It was also fragile and could not withstand much damage. Later versions backed the pilot seat with armour to reduce pilot deaths and also protected the fuel tanks, so that the fighter would break up instead of exploding, giving the pilot time to bail out.
Its manoeuvrability was phenomenal. Allied pilots reported seeing pilots perform double-double Immelmanns, horizontal spins, flip rolls, snaking vertical climbs, and extremely tight turns that would cause even a Zero to stall and crash. An Immelmann is a vertical half loop with the plane ending up flying in the opposite direction. Most aircraft including the Zero would be hard put to perform one, and these aircraft were doing four in succession!
Kawasaki Ki-61 Hien/Tony
While a sizeable number of pilots wanted lightweight highly manoeuvrable fighters, the Japanese Army hedged its bets based on the expert opinions of the manufacturers and commissioned several “speed fighters”, well armed, fast, and giving more protection to the pilots.
Kawasaki’s Hien de-emphasized manoeuvrability in favour of speed, although it still was a very good at turning by Allied standards. At introduction, it was the fastest fighter in the Japanese stable, and faster than most American planes in the Pacific. It had better armament than its contemporary Ki-43, with two cowl machine guns and two cannons.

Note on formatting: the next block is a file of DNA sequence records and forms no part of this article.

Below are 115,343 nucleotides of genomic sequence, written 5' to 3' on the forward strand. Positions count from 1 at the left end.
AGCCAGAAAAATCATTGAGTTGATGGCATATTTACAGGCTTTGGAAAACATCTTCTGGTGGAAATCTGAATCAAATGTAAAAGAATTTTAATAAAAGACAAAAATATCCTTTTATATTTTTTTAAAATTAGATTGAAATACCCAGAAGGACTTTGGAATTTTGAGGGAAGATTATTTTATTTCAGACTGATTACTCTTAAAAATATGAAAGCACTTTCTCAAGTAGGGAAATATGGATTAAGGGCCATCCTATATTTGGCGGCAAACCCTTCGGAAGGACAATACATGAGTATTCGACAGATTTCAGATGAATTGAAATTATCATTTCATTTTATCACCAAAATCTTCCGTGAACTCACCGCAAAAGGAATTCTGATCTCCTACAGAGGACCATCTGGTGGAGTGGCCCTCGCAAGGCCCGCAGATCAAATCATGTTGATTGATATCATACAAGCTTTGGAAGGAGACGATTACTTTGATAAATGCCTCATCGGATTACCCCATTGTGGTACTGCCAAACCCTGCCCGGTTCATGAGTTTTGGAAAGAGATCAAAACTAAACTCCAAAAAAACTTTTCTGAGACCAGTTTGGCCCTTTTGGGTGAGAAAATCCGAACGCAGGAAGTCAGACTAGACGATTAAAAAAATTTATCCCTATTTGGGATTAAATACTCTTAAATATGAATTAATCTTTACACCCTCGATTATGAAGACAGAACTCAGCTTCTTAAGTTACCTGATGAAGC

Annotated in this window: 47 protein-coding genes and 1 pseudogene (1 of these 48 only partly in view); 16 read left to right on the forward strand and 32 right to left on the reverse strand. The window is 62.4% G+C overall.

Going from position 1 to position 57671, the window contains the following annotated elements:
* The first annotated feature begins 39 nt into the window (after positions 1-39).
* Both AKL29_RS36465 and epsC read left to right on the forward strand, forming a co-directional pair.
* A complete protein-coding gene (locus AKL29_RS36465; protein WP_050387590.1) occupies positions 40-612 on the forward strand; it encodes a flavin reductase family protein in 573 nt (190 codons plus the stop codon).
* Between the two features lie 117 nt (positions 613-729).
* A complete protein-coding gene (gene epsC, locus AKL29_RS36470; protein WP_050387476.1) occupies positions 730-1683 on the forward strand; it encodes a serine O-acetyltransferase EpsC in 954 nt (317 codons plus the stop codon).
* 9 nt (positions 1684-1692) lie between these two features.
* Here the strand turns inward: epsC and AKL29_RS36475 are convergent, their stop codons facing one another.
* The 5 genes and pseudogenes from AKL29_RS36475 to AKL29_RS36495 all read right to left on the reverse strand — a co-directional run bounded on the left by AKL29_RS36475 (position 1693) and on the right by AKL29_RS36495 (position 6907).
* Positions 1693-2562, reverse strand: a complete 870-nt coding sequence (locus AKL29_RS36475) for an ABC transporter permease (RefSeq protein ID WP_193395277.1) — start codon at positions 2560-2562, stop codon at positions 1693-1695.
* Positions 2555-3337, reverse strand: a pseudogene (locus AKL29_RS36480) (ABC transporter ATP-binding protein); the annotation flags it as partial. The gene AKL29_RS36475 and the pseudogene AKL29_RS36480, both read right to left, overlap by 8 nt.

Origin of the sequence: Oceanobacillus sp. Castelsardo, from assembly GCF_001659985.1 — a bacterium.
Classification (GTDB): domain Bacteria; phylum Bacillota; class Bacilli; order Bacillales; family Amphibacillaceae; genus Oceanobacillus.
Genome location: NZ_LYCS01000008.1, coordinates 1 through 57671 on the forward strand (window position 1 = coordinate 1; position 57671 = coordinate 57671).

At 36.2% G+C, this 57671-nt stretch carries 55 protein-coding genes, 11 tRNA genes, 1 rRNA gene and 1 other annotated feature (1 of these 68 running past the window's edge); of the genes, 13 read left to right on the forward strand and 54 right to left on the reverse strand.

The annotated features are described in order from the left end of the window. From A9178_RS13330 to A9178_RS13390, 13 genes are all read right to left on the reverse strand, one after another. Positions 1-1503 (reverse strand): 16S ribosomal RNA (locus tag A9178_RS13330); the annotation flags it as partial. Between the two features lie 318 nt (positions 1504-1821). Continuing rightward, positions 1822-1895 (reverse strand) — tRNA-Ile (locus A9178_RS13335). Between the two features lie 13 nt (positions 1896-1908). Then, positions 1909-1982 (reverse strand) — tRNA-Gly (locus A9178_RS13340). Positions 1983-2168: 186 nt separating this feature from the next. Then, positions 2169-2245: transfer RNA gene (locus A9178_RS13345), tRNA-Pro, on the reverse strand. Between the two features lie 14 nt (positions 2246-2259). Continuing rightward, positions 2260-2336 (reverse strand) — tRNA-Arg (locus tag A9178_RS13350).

Most Allied pilots had learned they could escape Japanese aircraft by a shallow power dive, outrunning them, but the Hien nullified this tactic because it too was a good power diver. It could outturn the faster American planes, and outrun the slower ones.
Its engine was a modified version of the engine powering the German Messerschmitt Bf-109E but shaving 40 pounds of metal to make it lighter, but this made the already complex engine very hard to build, with a high rejection rate. Japanese manufacturers found it difficult to match German precision in metal casting. It was also difficult to maintain in the jungle bases of the Pacific, and broke down often in the tropical heat.
While an excellent design, its unreliable engine prevented the fighter from achieving its potential. Engine problems frequently grounded the aircraft, and pilots often did not dare push the engine to maximum power. Sometimes they did and the engine would not deliver.
Its engine problems were solved in the Ki-100.